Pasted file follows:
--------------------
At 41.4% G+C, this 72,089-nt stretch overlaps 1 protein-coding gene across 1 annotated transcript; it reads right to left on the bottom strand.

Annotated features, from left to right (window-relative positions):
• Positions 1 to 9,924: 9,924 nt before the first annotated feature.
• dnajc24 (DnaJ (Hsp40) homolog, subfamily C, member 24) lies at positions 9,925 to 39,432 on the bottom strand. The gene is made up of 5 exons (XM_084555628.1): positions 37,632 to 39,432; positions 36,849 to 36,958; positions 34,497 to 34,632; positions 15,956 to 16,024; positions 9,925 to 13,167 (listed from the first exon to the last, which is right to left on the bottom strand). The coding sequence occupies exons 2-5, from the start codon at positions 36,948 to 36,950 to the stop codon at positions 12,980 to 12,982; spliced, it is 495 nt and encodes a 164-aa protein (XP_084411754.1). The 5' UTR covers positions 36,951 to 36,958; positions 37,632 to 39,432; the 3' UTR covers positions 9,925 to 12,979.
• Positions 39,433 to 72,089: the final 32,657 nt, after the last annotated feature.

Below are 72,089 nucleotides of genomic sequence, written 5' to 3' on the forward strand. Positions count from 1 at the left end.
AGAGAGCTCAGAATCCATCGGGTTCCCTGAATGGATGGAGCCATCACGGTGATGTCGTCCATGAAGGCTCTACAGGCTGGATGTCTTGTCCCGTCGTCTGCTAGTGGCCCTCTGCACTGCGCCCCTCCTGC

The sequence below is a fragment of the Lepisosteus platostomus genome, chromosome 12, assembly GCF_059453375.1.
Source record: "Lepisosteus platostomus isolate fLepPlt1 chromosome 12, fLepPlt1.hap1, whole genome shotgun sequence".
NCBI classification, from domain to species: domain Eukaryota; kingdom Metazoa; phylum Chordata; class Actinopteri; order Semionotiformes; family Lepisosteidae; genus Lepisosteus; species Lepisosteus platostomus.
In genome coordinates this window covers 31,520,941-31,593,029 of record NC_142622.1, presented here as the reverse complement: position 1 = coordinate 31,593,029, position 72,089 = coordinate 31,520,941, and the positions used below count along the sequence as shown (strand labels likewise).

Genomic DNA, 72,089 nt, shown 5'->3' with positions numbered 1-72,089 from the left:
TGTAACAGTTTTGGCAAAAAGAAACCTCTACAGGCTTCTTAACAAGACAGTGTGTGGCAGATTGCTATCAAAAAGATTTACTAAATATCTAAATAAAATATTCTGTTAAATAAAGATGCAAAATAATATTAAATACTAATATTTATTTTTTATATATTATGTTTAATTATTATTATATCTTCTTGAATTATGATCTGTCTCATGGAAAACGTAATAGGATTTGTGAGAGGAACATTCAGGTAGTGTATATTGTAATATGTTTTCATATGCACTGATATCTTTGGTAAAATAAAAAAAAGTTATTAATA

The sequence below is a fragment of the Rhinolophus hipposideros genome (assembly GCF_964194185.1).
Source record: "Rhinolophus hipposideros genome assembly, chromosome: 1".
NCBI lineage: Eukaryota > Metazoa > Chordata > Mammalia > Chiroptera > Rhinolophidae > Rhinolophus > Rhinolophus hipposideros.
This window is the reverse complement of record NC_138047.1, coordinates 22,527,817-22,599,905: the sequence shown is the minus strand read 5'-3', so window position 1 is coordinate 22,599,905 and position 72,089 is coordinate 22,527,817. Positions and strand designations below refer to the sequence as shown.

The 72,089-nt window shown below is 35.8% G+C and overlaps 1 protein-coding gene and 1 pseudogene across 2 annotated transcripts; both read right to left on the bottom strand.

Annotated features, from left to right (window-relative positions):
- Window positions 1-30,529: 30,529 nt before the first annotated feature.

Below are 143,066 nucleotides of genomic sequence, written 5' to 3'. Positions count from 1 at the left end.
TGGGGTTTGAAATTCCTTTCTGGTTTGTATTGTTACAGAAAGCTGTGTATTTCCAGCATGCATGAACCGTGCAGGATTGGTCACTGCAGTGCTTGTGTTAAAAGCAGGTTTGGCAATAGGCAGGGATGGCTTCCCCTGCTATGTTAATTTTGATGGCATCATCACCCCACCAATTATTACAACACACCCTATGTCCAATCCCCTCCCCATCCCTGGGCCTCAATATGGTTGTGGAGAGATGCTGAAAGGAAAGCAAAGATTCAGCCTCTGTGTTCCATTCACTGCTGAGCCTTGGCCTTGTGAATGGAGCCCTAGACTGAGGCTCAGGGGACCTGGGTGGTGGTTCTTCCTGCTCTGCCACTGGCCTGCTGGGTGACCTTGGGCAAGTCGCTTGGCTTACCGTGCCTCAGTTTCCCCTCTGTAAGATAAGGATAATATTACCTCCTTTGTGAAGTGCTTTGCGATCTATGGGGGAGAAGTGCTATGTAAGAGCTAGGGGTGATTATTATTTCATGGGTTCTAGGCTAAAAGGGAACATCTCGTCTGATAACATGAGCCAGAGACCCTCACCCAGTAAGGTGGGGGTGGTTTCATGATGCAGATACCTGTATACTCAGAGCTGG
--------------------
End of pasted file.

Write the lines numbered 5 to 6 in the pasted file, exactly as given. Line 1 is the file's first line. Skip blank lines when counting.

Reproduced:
• Positions 39,433 to 72,089: the final 32,657 nt, after the last annotated feature.

Below are 72,089 nucleotides of genomic sequence, written 5' to 3' on the forward strand. Positions count from 1 at the left end.